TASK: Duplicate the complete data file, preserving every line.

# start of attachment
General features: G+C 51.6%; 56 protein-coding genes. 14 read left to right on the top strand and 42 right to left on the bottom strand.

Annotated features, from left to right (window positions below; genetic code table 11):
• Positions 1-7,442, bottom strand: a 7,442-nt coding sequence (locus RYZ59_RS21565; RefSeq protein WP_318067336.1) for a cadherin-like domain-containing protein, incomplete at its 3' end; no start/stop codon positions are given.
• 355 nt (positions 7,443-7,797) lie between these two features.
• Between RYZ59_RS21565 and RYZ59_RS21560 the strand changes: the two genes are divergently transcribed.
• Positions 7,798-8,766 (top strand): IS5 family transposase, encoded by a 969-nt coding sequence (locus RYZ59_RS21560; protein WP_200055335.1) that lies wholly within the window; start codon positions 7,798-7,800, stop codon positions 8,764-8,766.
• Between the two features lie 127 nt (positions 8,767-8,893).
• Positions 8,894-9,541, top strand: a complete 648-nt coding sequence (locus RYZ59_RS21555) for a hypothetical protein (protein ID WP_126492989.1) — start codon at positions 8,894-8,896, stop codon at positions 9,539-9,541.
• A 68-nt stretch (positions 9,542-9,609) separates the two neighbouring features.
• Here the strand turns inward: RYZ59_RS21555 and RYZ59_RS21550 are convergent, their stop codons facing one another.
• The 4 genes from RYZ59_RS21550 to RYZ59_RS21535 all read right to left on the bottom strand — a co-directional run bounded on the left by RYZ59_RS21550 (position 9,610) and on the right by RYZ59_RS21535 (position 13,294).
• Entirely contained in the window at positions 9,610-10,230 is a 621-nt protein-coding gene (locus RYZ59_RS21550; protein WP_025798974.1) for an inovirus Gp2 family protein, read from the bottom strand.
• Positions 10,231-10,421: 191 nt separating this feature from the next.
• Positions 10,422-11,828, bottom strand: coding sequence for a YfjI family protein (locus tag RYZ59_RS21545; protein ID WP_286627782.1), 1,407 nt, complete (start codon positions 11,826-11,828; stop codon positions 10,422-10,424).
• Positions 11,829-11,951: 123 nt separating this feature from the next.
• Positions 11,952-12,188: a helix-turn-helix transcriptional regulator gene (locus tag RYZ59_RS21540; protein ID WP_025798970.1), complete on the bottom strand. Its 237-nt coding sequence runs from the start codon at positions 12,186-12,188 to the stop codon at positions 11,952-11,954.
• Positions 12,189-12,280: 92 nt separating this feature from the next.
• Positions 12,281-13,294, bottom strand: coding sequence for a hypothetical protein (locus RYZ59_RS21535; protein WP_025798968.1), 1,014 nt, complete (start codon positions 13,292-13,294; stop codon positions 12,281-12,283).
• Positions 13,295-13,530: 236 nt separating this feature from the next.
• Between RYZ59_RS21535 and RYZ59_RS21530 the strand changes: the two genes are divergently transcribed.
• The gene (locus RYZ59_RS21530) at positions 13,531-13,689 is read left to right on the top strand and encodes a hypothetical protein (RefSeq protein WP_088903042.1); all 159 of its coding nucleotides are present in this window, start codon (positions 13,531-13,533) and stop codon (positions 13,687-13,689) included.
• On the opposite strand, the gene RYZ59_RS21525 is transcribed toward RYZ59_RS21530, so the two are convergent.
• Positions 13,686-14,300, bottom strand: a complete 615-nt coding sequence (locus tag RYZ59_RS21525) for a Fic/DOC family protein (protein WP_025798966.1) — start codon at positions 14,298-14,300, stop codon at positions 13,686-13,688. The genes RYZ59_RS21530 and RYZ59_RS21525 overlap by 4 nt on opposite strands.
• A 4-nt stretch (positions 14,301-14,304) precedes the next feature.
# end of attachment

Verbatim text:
General features: G+C 51.6%; 56 protein-coding genes. 14 read left to right on the top strand and 42 right to left on the bottom strand.

Annotated features, from left to right (window positions below; genetic code table 11):
• Positions 1-7,442, bottom strand: a 7,442-nt coding sequence (locus RYZ59_RS21565; RefSeq protein WP_318067336.1) for a cadherin-like domain-containing protein, incomplete at its 3' end; no start/stop codon positions are given.
• 355 nt (positions 7,443-7,797) lie between these two features.
• Between RYZ59_RS21565 and RYZ59_RS21560 the strand changes: the two genes are divergently transcribed.
• Positions 7,798-8,766 (top strand): IS5 family transposase, encoded by a 969-nt coding sequence (locus RYZ59_RS21560; protein WP_200055335.1) that lies wholly within the window; start codon positions 7,798-7,800, stop codon positions 8,764-8,766.
• Between the two features lie 127 nt (positions 8,767-8,893).
• Positions 8,894-9,541, top strand: a complete 648-nt coding sequence (locus RYZ59_RS21555) for a hypothetical protein (protein ID WP_126492989.1) — start codon at positions 8,894-8,896, stop codon at positions 9,539-9,541.
• A 68-nt stretch (positions 9,542-9,609) separates the two neighbouring features.
• Here the strand turns inward: RYZ59_RS21555 and RYZ59_RS21550 are convergent, their stop codons facing one another.
• The 4 genes from RYZ59_RS21550 to RYZ59_RS21535 all read right to left on the bottom strand — a co-directional run bounded on the left by RYZ59_RS21550 (position 9,610) and on the right by RYZ59_RS21535 (position 13,294).
• Entirely contained in the window at positions 9,610-10,230 is a 621-nt protein-coding gene (locus RYZ59_RS21550; protein WP_025798974.1) for an inovirus Gp2 family protein, read from the bottom strand.
• Positions 10,231-10,421: 191 nt separating this feature from the next.
• Positions 10,422-11,828, bottom strand: coding sequence for a YfjI family protein (locus tag RYZ59_RS21545; protein ID WP_286627782.1), 1,407 nt, complete (start codon positions 11,826-11,828; stop codon positions 10,422-10,424).
• Positions 11,829-11,951: 123 nt separating this feature from the next.
• Positions 11,952-12,188: a helix-turn-helix transcriptional regulator gene (locus tag RYZ59_RS21540; protein ID WP_025798970.1), complete on the bottom strand. Its 237-nt coding sequence runs from the start codon at positions 12,186-12,188 to the stop codon at positions 11,952-11,954.
• Positions 12,189-12,280: 92 nt separating this feature from the next.
• Positions 12,281-13,294, bottom strand: coding sequence for a hypothetical protein (locus RYZ59_RS21535; protein WP_025798968.1), 1,014 nt, complete (start codon positions 13,292-13,294; stop codon positions 12,281-12,283).
• Positions 13,295-13,530: 236 nt separating this feature from the next.
• Between RYZ59_RS21535 and RYZ59_RS21530 the strand changes: the two genes are divergently transcribed.
• The gene (locus RYZ59_RS21530) at positions 13,531-13,689 is read left to right on the top strand and encodes a hypothetical protein (RefSeq protein WP_088903042.1); all 159 of its coding nucleotides are present in this window, start codon (positions 13,531-13,533) and stop codon (positions 13,687-13,689) included.
• On the opposite strand, the gene RYZ59_RS21525 is transcribed toward RYZ59_RS21530, so the two are convergent.
• Positions 13,686-14,300, bottom strand: a complete 615-nt coding sequence (locus tag RYZ59_RS21525) for a Fic/DOC family protein (protein WP_025798966.1) — start codon at positions 14,298-14,300, stop codon at positions 13,686-13,688. The genes RYZ59_RS21530 and RYZ59_RS21525 overlap by 4 nt on opposite strands.
• A 4-nt stretch (positions 14,301-14,304) precedes the next feature.